“During those days, pap and vleis – or better still with milk – were the main ingredients of our daily diet. Surely, I must confess my parents did a sterling job, because I can’t recall a day when we retired to bed on empty stomachs or attended school classes without having eaten anything,” he said nostalgically.
He went to further his secondary education at the Okahandja High School. Nowadays, the 40-year old retired football virtuoso is a proud father of two sons and gets excited when he speaks about his offspring. Yet more excitement oozes out of the man when he reflects on his astonishing football journey, particularly during the most trying times.
His story starts like that of every second African football hero; however the plot thickens as one assesses the circumstances surrounding the key events in his life.
Congo started playing football on the streets of his hometown, Nau-Aib (Okahandja’s largest residential area). Yes, the streets were dusty, the players were barefoot and more often than not, the ball belonged to the less talented boy from affluent parents.
Congo laughs… when it was game time, one had to be nice to the ball owner, he says. Looking back, the footballer-cum entrepreneur-turned-politician reflects on a time when the only thing that mattered to him was the beautiful game of football.
“We had a football team in our ‘kasie’ going by the name of Kaizer Chiefs. We mostly played against teams from other sections in the location and I’m not bragging when I tell you that we won most tournaments, because we had a ‘killer’ team with players like Elias Kukuri, my cousin Kapiopio Kotjipati, Erastus Kapolo, Kameni Kandetu (late), Saka Modise and many others,” he enthused.
Success struck in his teens when he joined a local team of predominantly Ovaherero-speaking players Morocco City Stars at the age of 15 for his first taste of organised football in a competitive environment.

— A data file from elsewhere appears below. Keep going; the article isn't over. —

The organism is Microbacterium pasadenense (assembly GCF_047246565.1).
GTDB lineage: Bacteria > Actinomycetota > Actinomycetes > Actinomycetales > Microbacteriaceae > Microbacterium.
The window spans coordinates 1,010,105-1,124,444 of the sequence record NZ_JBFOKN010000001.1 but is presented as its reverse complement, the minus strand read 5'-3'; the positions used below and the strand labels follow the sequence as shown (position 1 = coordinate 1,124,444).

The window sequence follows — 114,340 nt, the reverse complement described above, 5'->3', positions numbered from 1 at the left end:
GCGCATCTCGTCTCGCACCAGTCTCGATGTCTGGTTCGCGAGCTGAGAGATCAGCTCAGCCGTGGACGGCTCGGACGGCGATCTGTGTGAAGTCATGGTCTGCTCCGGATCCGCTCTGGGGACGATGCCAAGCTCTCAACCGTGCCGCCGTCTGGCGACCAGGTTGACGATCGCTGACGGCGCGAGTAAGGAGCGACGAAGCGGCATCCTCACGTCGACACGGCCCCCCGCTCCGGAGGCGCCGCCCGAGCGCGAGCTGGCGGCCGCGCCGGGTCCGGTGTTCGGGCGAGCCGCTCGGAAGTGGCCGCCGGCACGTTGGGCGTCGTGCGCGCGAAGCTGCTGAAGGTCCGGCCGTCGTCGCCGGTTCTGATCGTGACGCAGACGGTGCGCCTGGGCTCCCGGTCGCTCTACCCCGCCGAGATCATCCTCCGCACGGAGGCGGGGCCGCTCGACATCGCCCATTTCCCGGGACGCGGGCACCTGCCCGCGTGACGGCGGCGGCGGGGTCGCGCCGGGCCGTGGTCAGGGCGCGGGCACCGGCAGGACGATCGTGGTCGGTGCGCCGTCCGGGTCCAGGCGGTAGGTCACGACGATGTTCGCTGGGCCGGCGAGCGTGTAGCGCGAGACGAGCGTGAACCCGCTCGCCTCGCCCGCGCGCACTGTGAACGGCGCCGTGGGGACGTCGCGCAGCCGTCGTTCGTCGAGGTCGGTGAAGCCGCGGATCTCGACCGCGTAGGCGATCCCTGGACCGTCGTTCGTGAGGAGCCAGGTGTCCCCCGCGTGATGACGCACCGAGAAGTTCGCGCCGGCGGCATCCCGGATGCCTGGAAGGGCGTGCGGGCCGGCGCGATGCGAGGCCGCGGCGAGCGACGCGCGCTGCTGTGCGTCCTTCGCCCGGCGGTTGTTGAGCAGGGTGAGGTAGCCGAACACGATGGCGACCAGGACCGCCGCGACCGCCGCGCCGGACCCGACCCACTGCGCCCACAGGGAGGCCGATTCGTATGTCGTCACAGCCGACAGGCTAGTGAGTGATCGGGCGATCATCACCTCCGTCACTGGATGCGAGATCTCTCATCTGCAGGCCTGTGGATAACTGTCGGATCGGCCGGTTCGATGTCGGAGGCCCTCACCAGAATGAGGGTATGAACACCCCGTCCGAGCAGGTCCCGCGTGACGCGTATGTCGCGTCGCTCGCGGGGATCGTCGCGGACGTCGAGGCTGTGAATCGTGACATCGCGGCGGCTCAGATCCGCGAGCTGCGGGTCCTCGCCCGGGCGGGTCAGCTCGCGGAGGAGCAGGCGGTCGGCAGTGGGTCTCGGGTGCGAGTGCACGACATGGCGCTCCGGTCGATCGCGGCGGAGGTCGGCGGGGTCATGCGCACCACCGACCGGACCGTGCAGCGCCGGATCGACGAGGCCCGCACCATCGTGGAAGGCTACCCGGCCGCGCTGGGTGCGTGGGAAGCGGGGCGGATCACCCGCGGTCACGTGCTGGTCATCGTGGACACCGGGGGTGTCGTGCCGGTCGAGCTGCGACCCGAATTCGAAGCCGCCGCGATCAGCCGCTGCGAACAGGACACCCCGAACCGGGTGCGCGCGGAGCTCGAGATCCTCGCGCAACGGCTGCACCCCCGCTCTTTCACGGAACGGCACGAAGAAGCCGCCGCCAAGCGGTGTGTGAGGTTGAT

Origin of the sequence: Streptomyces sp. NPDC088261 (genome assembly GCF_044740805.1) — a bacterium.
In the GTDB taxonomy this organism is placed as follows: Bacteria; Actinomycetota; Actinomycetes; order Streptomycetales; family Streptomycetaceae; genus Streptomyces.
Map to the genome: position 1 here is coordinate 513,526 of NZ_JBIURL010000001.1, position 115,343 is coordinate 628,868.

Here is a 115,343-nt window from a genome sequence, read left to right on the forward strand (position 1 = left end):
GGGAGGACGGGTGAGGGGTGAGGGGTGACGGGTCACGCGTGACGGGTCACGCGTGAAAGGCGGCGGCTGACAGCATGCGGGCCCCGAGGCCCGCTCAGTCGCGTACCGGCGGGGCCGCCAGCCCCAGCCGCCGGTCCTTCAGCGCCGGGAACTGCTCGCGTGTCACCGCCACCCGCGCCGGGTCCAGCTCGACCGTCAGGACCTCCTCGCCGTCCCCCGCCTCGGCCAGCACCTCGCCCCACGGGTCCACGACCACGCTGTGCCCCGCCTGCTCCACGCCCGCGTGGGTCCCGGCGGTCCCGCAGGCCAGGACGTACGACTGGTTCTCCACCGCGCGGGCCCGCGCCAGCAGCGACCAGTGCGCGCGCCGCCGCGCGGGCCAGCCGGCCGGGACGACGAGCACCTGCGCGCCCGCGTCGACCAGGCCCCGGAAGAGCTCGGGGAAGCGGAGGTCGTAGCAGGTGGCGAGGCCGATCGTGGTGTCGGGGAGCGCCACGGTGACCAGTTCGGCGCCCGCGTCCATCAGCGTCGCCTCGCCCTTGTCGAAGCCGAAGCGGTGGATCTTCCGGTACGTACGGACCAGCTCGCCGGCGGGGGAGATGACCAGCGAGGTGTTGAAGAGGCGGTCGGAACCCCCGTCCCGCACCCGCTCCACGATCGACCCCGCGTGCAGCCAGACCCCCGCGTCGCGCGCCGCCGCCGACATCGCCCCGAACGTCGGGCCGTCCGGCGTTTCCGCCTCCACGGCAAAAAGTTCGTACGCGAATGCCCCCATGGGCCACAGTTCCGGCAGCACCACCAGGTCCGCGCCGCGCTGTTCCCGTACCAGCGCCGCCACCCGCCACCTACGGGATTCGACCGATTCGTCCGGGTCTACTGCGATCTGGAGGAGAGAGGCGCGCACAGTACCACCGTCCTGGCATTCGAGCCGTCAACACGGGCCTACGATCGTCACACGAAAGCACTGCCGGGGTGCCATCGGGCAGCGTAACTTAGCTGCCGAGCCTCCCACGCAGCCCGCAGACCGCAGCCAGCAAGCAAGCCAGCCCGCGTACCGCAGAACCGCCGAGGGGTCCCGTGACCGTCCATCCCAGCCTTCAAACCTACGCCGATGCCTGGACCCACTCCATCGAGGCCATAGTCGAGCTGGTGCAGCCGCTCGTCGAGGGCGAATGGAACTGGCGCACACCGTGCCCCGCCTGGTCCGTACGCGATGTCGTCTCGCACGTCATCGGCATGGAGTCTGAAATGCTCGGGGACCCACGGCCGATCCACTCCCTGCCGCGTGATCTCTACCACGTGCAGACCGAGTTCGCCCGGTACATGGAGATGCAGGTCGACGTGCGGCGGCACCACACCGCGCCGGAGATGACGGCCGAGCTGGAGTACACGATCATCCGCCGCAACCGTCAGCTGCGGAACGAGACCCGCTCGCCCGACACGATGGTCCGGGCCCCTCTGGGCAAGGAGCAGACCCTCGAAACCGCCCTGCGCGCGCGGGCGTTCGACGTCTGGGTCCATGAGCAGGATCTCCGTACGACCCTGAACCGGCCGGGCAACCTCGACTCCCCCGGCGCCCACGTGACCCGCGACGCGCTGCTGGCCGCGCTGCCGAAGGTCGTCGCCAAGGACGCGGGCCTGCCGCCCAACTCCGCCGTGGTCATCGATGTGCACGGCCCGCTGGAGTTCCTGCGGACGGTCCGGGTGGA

However, he only used that team as a springboard to realise his ‘dream team’ when barely four months later he was persuaded to join forces with Golden Arrows at the invitation of another football legend, Nokovambo ‘Chicken’ Kaengurova.
“Whenever I think of my time at Arrows, tears always flow down my cheeks because we were like one big happy family. Our coach, schoolteacher Afrikaner, was like a father figure to all of us, while his spouse Matron Afrikaner also treated us like her own children, providing us with everything from clothing to food,” Congo recalled.
Golden Arrows, Congo recalls, were giant-killers of note wreaking havoc in knockout football tourneys around towns, such as Okahandja, Omaruru and Karibib. The team even became party poopers for Premier League campaigners that included Khomasdal outfit Young Ones during highly contested knockout tourneys in Windhoek.
The turning point for Congo arrived when his exploits at his amateur club caught the eyes of talent scouts from the now defunct Okahandja-based Premier League outfit Liverpool FC. “I didn’t want to leave but I had to if I was to propel my football career to the next level”.
Congo reveals with a humorous naughty laugh that all manner of tricks were used to persuade him to join the premiership side.
“Jamanuka Tjihero always came to my parents’ house, took me for a drive to Windhoek where he would treat me to Kentucky Fried Chicken (KFC) and even provided me with pocket money, but the next day I’d be back at Arrows training ground instead of Liverpool.”
– This report first appeared in New Era Weekend.
* Read Part 2 of Congo’s dramatic life in topflight football, business and politics in the next edition of New Era Weekend.